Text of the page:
a
Adhesive Test Acceptance Number Acceptance Sampling Acceptable Quality Level (AQL) Acceptance Quality Limit Accreditation Accredited laboratory Appearance check Approval sample Assessment Audit Batch/Lot/Sampling Certification Checklist Conformity Consumer quality standards Corrective action Cosmetic check Consumer safety Container Loading Inspection (CLI) Continuous Sampling Plan Cost of Poor Quality Cost of Quality Coverage area Critical defect Defects Classification Defects and Defectives Defects per Hundred Units Double Sampling Plan Directives Drawing of Samples During Production Inspection (DPI) Expression of Nonconformance Fail result Factory Audit First-Articles Inspection (FAI) In-process Quality Control (IPQC) Inspection Inspection by Attribute Inspection checklist Inspection Certificate Inspection Cost Inspection Levels Inspection protocol Intellectual Property IPQC/QA ISO ISO 9000 Laboratory testing Letter of Credit Lot or Batch Major defect Man-day Manufacturer Manufacturing Minor defect Nonconformance Normal Inspection Notified body Online Quality Management system/technology/software Operations Payment term Pass result Pending result Pre-Shipment Inspection (PSI) Production Monitoring Process of production Purchase order Quality Assurance Quantity Check Quality Control Quality control strategy Quality Management System Random Sampling Regulations Rejected shipment Reduced Inspection Rejection Number Representative Sampling Resubmitted Lots or Batches Root cause SAI SA8000 Sample Sample Size Sampling Sampling Plans Severity of Inspection Single Sampling Plan Six Sigma Specifications Standards Subcontractor Supply Chain Supplier Supplier Audit Surveillance program Third party QC Tightened Inspection Time-to-market Tolerance levels Trading company Unit of Production Vendor Workmanship Zero defects

Adhesive Test

One of the most common tests for consumer goods inspections. It verifies the resistance of the logo and other labels/marks to daily use by applying 3M tape onto them and then removing the tape. If the logo peels off, there is a high risk that the printed information will disappear quickly.

Acceptance Number

The acceptance number is the maximum number of defects or defective units that a sample of products from a manufacturing process can have for acceptance of the lot or batch. For example, if the acceptance number is 6, and the number of defects is six or less, the batch will pass. If there are seven defects, the batch fails.

Acceptance Sampling

Acceptance Sampling is used to decide whether to accept or reject a production lot. After selecting a sample of units from a production lot, we inspect them and count how many defects are present in that sample. The number of defects found is compared against the maximum number of defects allowed (acceptance number). The outcome determines whether or not to accept or reject the entire lot.

Acceptable Quality Level (AQL)

The acceptable quality level (AQL) is based on the standard MIL-STD-105E / ISO 2859-1. It represents the maximum percent of defects acceptable in a production run. (or the maximum number of defects per hundred units). This definition has since been changed to Acceptable Quality.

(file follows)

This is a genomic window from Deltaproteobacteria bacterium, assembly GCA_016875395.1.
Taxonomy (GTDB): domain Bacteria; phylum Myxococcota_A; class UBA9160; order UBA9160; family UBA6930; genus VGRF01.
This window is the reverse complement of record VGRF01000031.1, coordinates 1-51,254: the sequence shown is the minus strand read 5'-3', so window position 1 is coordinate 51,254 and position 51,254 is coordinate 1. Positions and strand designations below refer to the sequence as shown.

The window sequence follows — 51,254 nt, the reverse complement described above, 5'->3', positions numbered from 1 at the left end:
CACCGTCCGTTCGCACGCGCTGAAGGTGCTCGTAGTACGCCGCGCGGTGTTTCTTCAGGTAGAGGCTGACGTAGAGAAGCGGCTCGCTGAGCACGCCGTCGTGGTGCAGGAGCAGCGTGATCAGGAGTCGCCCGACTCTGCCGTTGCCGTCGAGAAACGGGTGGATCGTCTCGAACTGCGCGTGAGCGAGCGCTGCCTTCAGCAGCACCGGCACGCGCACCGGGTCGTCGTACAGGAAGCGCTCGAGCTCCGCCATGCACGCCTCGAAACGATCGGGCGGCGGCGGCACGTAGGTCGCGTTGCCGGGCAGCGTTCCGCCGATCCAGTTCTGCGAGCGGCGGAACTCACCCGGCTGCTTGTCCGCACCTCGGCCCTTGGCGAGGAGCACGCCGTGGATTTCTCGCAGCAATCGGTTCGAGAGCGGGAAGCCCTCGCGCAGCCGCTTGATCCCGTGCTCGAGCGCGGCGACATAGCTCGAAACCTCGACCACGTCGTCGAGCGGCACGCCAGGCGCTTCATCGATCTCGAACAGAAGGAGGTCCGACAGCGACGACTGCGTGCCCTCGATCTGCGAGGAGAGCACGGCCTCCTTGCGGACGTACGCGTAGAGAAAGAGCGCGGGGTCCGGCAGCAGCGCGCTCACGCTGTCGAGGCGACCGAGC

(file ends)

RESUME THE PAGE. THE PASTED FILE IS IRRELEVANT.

Download the AQL tables

Acceptance Quality Limit

AQL is now Acceptance Quality Limit in most standards. It defines the quality level that is the worst tolerable process average when a continuing series of lots is submitted for acceptance sampling. 

It is the limit of defects that the customer is prepared to accept. For example - I want no more than 2.5% of defective product units in the total order. In this case, the AQL is 2.5%.

The following note on the meaning of AQL was introduced with the ANSI/ASQ Z1.4-2003 . revision: The concept of AQL only applies when an acceptance sampling scheme with rules for switching between normal, tightened and reduced inspection and discontinuance of sampling inspection are used. These rules are designed to encourage suppliers to have process averages consistently better than the AQL. If suppliers fail to do so, there is a high probability of being switched from normal inspection to tightened inspection where lot acceptance becomes more difficult. 

 

Download the AQL tables

Accreditation

Accreditation is granted by governmental or internationally recognized organizations. It validates the ability of a third-party quality control company to perform inspection services with integrity, objectivity, and expertise. 

Accredited laboratory

An accredited laboratory is officially recognized as able to perform specific types of testing, measurement, and calibration. They are seen to be reliable and professional and will issue valid test certificates acceptable to Customs at your product’s destination.

Appearance check

An appearance check is one of the most basic controls performed during an inspection. It aims to verify the product’s general aspect and looks for defects mainly related to weak manufacturing processes and in-line quality control problems.